At first glance, national data suggest that Latinx people are suffering fewer fatal overdoses compared to other racial groups. Upon closer inspection, as a new study provides, disparities exist along ethnic and geographic lines within this population, bringing into focus particular issues demanding anti-overdose responses.
Nationally, Hispanic people, the category selected by data, see far lower rates of overdose deaths than non-Hispanic white people. But Hispanic people are not a monolith, and there is concerning variation within the broad category. In fact, Puerto Ricans died at a slightly higher rate from drugs in 2017 than non-Hispanic whites, according to a study by Manuel Cano, professor of social work at University of Texas, San Antonio, published in Substance Use & Misuse on July 25.
Cano suggests that this could be related to where most Puerto Ricans reside in the United States and the types of drugs they’re using. The eastern part of the country, where many live, has been “inundated with deadly synthetic opioids such as fentanyl that elevate risk of fatal overdose,” he wrote. Accordingly, Puerto Ricans, who have by far the highest rate of fatal overdose among Hispanic people, had the largest proportion of deaths (65 percent) involving synthetic opioids.
Fatalities involving specific drugs were differently distributed across national heritage. Psychostimulants, which usually means methamphetamine, were most involved in fatal overdoses among Mexican-Americans, the only Hispanic community where synthetic opioids like fentanyl were not involved in the highest proportion of deaths. In contrast, nearly half (47 percent) of Dominican-Americans’ deaths involved cocaine.
The demographic characteristics of Hispanic overdose deaths differed from those of non-Hispanic populations in other ways. More than three-quarters of Hispanic overdoses were among men, in contrast to non-Hispanic white men’s 64 percent share.
Additionally, Hispanic people with an education level of eighth-grade or lower comprised almost 10 percent of all deaths. For Central Americans, this educational category’s proportion of deaths was much higher cross-section was even higher—it constitute one-quarter of their deaths. Meanwhile their non-Hispanic white counterparts made up just 2 percent of that racial group’s overdose victims.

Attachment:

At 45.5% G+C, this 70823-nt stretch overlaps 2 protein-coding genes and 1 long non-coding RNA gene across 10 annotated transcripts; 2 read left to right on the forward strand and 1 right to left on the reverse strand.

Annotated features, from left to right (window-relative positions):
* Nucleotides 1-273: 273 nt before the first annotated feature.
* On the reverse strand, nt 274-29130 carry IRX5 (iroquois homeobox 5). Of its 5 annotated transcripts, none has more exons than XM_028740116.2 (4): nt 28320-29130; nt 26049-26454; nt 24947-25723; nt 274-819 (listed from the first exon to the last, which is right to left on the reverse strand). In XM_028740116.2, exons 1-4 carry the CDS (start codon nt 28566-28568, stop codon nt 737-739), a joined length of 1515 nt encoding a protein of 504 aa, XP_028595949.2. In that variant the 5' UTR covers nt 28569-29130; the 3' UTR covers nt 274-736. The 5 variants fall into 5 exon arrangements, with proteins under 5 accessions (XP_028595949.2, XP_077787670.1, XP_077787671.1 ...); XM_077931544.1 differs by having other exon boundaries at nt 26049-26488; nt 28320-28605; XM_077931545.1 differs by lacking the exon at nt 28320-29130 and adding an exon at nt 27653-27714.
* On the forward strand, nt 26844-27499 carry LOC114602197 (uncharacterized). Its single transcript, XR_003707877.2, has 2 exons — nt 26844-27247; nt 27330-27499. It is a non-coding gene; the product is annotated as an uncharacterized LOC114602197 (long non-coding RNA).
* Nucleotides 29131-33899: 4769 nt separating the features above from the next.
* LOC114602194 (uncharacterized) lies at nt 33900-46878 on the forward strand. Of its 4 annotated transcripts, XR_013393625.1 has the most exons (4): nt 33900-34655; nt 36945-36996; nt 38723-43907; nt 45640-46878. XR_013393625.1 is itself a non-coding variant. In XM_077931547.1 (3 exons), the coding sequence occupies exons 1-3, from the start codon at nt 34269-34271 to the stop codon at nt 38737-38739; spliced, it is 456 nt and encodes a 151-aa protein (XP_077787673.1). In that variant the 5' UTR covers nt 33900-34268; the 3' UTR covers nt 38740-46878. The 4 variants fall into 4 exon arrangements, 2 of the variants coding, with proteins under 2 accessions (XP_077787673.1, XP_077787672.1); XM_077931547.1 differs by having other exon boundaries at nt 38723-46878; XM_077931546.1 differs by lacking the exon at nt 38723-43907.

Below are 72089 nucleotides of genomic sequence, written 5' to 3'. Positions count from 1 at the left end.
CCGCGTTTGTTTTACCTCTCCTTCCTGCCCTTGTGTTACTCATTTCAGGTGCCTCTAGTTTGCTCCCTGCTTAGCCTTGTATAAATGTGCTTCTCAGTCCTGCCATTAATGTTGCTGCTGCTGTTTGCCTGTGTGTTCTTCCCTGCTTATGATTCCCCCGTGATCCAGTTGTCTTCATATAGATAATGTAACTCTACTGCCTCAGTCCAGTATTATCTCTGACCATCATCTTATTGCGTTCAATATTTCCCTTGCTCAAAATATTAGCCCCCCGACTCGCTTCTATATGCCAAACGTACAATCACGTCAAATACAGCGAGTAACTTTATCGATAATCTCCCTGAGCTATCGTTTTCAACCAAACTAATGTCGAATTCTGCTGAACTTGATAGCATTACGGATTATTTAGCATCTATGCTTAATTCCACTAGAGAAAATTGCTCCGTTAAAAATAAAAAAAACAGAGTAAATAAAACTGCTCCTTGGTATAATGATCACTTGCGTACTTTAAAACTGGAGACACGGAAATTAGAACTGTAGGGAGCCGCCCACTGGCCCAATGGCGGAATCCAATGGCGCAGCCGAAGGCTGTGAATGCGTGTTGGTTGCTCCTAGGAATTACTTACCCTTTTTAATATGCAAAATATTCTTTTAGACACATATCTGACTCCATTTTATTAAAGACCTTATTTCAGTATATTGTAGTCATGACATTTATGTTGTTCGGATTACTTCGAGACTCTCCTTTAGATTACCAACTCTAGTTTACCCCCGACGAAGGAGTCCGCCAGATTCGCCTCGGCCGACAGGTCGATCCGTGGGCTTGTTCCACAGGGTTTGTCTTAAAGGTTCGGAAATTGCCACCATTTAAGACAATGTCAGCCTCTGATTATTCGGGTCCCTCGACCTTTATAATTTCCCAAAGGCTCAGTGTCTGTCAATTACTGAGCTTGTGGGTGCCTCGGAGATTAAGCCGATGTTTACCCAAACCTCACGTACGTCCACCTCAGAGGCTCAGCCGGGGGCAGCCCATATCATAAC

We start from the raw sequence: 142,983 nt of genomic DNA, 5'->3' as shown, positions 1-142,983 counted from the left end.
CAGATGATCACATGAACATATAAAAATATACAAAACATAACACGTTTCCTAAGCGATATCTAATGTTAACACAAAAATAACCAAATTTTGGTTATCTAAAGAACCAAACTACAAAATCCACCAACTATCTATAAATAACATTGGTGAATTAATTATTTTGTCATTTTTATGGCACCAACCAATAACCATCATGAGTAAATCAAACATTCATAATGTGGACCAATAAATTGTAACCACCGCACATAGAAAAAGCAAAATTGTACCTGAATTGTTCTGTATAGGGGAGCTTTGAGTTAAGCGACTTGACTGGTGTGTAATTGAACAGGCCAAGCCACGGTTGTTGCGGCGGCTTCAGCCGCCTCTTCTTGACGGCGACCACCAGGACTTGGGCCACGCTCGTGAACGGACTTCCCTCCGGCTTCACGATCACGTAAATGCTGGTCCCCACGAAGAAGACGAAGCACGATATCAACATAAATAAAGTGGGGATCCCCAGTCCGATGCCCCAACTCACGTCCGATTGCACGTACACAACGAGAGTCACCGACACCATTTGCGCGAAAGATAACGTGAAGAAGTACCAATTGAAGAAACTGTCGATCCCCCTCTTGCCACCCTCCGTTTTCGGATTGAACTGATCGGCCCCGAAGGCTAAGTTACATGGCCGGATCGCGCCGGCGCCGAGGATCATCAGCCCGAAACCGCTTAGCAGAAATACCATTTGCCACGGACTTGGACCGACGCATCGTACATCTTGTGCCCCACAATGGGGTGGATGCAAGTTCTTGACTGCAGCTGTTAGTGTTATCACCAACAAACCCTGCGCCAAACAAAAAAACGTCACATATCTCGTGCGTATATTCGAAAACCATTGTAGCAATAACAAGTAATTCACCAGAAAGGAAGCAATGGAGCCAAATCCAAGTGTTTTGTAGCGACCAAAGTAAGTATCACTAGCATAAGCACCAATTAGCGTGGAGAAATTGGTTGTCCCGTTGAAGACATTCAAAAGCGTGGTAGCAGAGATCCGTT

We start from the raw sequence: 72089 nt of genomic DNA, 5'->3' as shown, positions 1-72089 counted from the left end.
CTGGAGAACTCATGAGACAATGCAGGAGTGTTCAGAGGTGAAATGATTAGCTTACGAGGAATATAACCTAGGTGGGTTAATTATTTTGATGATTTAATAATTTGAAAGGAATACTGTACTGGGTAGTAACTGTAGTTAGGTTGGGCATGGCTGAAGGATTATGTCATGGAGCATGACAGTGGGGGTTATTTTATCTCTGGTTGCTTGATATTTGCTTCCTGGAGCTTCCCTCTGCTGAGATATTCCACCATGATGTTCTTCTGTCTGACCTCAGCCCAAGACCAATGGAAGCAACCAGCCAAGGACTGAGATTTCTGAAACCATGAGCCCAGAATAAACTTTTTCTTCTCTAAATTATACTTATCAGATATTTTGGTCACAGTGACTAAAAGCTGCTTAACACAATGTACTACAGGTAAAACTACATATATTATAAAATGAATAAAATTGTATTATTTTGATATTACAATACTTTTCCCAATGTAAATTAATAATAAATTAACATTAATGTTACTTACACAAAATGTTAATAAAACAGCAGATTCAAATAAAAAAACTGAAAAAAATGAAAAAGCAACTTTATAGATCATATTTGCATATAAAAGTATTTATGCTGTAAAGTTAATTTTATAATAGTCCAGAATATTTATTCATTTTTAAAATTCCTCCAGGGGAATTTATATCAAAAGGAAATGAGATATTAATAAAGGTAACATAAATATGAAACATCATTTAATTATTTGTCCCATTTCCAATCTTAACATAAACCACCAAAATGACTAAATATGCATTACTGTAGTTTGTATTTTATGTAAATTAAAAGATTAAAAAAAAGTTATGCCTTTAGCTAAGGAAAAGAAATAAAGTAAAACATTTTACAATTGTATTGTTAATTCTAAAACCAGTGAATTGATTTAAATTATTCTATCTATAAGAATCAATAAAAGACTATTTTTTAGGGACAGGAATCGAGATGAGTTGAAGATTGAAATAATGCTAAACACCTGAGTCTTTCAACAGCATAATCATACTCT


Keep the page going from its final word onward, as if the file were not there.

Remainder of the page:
Gender and education should be taken into account when providing overdose prevention interventions, says Cano. Specifically, he recommends considering “the cultural and gender-relevant stigma attached to self-disclosure, seeking help, or admitting a concern that may be construed as a weakness.”
For Mexican-Americans, in particular, he suggests “capitaliz[ing] on the important, lifelong role of mothers in Mexican culture (as revered figures and important influences for health decision-making) by emphasizing the impact of risky behavior (or overdose) not only on the individual but also on their mother.”
Interventions, he says, should be mindful of educational access so as to be most “effectively communicating information related to overdose prevention, risk factors for overdose, and treatment options for addiction.”
Certain localities have completely bucked national trends. In New York City, Latinx people are dying more frequently than any other racial group. Despite an overall decline in deaths between 2017 and 2018, Latinx New Yorkers are the only ones who’ve seen an increase in their fatal overdose rate.
The study has a potent lesson for public health agencies, Cano believes. “An effective and equitable response to the overdose crisis should not overlook the unique characteristics of ethnic minority groups in the US, including Hispanic communities.”